How FDsys makes NOAA's records secure, accessible, permanent

Cache of coastal documents being added to GPO's authoritative online content management system

More than 5,000 records of U.S. coastal management programs for the last half century are being archived and made permanently available through the Government Printing Office’s Federal Digital System (FDsys).

The Coastal Zone Information Collection from the National Oceanic and Atmospheric Administration’s Coastal Services Center is a valuable record of state and federal programs from 1951 through 1999, documenting what works and what hasn’t worked in managing coastal resources, said CSC spokeswoman Donna McCaskill.

But NOAA was unable to manage, preserve and keep the cache publicly available indefinitely.

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FDsys will provide a permanent home for the documents with digital archiving and public access.

“FDsys became the official GPO system of record in December 2010,” replacing the GPO Access website, which was created in the 1990s to provide online access to documents, said Superintendent of Documents Mary Alice Baish.

FDsys is a 21st-century update, providing more than online access to text files and PDFs. The content is digitally authenticated to ensure that the copy being viewed has not been altered, it will remain permanently available through secure storage and being refreshed for new formats, and it is preserved in archival format independent of the access format.

“With FDsys we have a true content management system now,” said GPO’s Chief Technology Officer Ric Davis.

GPO works with the National Archives and Records Administration, the nation’s archivist, in the development and application of best practices for preserving and presenting digital data. It also is partnering with the Library of Congress to make U.S. Statutes from 1951 through 2002 available on FDsys, and is running a one-year pilot with the Administrative Office of U.S. Courts to make court opinions available.

Although FDsys is replacing GPO Access, the Access website is being maintained in parallel for the time being, Davis said. All new material is being added to FDsys.

GPO Access originally was a byproduct of the printing process. FDsys is the next generation, intended for an environment in which documents are born and live digitally. It is designed to provide authentication and management of electronic documents from their creation through long-term archiving in a trusted environment.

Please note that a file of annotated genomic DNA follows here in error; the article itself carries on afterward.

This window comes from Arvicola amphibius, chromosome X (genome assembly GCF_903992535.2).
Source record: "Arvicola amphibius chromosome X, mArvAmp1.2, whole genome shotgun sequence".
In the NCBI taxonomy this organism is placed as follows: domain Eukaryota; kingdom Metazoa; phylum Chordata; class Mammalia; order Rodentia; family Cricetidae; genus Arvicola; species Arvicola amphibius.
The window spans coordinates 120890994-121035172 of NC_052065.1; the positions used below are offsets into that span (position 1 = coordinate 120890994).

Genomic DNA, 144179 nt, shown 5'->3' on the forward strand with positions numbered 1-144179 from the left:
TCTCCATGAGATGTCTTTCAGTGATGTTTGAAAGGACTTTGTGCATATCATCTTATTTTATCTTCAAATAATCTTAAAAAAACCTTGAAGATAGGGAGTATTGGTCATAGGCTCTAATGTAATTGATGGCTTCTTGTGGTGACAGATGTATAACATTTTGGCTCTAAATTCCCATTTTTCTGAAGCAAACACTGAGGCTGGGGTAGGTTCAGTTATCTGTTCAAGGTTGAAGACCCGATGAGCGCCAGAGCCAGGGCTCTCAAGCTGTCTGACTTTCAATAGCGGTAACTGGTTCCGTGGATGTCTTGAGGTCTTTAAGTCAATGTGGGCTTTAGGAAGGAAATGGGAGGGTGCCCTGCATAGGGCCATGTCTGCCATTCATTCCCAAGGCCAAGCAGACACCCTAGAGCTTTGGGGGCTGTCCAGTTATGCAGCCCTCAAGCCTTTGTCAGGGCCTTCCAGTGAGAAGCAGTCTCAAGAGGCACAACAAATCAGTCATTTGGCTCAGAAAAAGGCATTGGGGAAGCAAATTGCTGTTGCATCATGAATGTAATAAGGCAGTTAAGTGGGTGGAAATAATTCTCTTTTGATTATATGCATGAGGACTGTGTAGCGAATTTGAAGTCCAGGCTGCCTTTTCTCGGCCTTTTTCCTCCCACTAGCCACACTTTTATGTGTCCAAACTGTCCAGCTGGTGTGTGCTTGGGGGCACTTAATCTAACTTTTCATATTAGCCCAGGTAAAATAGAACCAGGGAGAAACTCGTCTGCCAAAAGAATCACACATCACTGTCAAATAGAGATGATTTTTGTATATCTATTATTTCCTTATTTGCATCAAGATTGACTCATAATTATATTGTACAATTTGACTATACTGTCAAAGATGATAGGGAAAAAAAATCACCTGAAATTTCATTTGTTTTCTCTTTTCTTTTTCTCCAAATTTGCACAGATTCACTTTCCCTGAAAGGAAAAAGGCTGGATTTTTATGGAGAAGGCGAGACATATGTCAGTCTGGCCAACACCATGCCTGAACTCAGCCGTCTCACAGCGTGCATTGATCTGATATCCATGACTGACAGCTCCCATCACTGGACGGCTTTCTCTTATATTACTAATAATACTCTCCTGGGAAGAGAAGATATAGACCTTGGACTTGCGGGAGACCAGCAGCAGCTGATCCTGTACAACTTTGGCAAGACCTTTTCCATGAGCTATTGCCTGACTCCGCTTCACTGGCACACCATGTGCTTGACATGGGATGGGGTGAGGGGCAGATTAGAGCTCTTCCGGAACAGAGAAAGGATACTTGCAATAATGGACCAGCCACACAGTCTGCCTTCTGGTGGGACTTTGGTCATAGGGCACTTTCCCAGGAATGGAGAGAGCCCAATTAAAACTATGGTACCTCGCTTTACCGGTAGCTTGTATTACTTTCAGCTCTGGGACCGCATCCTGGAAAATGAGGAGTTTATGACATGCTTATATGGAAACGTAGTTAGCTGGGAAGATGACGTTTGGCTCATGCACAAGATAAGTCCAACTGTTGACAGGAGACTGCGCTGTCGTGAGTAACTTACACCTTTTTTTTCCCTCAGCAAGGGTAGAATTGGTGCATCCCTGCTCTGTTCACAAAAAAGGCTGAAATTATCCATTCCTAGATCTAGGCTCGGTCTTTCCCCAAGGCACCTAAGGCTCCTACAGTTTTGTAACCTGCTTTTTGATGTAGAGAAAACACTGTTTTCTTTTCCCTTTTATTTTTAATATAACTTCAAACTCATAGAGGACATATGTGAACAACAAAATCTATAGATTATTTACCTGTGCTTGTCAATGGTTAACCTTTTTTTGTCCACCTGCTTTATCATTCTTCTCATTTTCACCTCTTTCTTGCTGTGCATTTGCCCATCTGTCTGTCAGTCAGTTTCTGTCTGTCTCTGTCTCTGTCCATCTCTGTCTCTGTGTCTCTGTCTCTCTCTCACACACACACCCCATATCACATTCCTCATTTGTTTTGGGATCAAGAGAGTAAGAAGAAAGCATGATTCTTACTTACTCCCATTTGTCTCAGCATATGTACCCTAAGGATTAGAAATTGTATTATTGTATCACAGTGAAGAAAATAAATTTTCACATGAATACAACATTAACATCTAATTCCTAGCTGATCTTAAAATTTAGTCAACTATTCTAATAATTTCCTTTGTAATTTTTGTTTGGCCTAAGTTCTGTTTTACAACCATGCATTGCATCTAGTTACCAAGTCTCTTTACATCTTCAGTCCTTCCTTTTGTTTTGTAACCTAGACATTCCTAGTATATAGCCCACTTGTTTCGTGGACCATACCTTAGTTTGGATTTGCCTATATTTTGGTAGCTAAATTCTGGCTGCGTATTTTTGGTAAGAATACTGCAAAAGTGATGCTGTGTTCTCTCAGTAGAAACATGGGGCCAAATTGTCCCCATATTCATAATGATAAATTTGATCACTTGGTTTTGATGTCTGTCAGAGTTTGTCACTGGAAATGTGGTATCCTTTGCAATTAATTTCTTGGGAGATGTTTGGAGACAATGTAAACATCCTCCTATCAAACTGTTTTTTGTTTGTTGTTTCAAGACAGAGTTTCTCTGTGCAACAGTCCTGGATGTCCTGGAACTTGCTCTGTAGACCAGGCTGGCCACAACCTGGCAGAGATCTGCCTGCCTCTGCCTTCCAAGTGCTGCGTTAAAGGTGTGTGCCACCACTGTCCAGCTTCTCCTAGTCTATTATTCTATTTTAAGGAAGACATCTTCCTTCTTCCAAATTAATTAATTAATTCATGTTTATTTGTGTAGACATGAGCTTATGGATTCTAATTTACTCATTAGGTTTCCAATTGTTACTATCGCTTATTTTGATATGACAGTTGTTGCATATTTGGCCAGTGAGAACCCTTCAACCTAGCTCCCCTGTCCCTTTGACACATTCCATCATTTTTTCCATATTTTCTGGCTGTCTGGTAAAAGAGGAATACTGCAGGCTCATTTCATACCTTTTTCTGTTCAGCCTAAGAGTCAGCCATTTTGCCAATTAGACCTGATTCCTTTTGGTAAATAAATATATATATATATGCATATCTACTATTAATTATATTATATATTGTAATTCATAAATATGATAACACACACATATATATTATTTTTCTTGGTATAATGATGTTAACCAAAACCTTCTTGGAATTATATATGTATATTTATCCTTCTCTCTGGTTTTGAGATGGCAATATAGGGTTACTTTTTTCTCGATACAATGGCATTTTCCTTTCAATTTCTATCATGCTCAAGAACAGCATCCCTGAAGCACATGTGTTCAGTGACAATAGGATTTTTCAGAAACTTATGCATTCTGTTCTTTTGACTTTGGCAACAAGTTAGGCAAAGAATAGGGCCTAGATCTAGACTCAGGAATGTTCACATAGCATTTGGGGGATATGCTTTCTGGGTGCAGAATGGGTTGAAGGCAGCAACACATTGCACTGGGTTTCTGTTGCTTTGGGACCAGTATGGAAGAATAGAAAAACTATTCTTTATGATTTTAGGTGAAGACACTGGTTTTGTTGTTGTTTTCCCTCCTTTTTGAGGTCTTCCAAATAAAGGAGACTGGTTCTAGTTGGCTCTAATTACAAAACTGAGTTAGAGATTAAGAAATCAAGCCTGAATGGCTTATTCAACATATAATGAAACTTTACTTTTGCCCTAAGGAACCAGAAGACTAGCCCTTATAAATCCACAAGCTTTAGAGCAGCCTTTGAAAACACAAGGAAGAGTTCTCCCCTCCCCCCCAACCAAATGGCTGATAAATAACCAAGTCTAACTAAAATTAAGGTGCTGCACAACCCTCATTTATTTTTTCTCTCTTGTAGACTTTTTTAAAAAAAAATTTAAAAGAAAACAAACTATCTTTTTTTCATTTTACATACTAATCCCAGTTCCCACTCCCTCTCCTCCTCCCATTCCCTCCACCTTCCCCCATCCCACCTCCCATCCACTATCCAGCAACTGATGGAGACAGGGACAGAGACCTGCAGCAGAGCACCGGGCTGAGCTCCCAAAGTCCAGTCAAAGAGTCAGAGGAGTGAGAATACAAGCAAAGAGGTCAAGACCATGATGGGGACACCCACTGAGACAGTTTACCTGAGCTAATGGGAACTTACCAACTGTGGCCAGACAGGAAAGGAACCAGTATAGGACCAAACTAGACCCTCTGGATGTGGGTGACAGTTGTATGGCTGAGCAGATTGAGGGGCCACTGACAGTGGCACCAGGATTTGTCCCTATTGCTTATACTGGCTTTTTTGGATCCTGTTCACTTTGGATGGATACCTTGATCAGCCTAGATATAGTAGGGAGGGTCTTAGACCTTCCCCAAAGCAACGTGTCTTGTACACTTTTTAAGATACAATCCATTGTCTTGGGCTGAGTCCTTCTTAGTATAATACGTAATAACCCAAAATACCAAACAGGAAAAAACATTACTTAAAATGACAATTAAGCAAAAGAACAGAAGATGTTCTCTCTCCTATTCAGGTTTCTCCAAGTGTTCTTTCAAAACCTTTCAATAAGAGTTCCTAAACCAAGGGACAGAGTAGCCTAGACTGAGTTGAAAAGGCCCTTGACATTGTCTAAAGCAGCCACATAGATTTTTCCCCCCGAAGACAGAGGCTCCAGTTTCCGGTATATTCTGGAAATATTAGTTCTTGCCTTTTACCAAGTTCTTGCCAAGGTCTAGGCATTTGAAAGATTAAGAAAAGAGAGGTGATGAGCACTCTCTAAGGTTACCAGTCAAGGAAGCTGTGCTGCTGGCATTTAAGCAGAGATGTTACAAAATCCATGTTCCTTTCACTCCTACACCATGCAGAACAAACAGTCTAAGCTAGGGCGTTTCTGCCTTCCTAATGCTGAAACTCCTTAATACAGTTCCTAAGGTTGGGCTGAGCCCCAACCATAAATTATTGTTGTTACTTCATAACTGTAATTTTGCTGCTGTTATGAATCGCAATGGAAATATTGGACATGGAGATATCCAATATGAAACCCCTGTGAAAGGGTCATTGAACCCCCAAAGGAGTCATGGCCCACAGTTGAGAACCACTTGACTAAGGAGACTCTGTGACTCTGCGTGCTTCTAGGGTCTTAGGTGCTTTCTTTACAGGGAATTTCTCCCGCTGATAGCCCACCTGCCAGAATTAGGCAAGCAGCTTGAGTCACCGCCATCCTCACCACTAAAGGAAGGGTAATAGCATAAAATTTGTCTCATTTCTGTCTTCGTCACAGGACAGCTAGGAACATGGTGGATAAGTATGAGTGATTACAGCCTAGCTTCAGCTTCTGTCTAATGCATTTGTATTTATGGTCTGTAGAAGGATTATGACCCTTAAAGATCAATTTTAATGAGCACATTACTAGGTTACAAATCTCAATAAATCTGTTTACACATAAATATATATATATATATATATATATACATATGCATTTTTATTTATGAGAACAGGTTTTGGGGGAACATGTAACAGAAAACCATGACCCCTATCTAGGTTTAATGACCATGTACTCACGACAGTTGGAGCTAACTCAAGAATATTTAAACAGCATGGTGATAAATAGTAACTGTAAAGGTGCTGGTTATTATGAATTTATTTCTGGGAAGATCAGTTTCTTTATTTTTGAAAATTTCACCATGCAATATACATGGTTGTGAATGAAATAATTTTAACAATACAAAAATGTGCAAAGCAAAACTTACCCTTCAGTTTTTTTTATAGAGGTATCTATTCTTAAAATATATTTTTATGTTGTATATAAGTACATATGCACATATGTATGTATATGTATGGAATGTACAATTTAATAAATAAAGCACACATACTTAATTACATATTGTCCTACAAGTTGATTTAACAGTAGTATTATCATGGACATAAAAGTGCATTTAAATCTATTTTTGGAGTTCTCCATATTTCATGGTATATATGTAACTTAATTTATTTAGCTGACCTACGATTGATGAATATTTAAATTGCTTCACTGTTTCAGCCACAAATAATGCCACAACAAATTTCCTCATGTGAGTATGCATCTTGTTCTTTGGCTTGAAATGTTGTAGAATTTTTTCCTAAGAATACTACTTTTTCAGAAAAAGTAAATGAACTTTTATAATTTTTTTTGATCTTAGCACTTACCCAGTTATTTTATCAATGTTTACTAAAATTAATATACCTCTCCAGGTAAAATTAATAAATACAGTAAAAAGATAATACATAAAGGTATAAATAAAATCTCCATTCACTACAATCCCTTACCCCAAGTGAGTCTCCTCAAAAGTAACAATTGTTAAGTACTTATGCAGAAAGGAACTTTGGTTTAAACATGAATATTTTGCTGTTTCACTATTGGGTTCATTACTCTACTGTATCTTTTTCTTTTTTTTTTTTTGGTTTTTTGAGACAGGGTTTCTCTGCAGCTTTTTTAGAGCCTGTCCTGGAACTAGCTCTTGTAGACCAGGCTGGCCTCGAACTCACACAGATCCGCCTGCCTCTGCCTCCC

Digitally signed PDF files, using a certificate issued by VeriSign for Adobe CDS, display a certification from the superintendent of documents that the document is genuine and has not been modified. “That is something people are very interested in having, especially for citations and research use,” Davis said.

Files also are available in Extensible Markup Language format so the data can be repurposed in a variety of ways.

GPO began experimenting with digitally signed PDF files with the fiscal 2008 federal budget, the first time the official version of this document was published electronically. A beta version of the Authenticated Public and Private Laws of the 110th Congress database was incorporated into GPO Access, and GPO began digitally signing all bills published electronically during the 111th Congress.

In addition to authentication, FDsys offers long-term archiving to ensure documents remain available, even when hardware platforms and software formats for storing and displaying data change.

FDsys uses the Reference Model for Open Archival Information Systems for long-term preservation of electronic data, which creates data packages of content tied to metadata to help systems render the documents in the appropriate format. An archival information package is created for each document, which is preserved in a secure environment. This is used to create an access content package, from which a query-specific dissemination information package is generated for delivery to the end user.

Although there are a number of preservation formats, such as Reference Model for Open Archival Information Systems and JPG 2000, a standard format for digital preservation remains a work in progress.

“There is no complete agreement in the preservation community on what the perfect standard is,” Davis said. It must be open and refreshable so that it can be changed and updated with changes in technology. Beyond that, “at best, for the foreseeable future, it will be an ongoing dialog.”

About the Author

William Jackson is a Maryland-based freelance writer.


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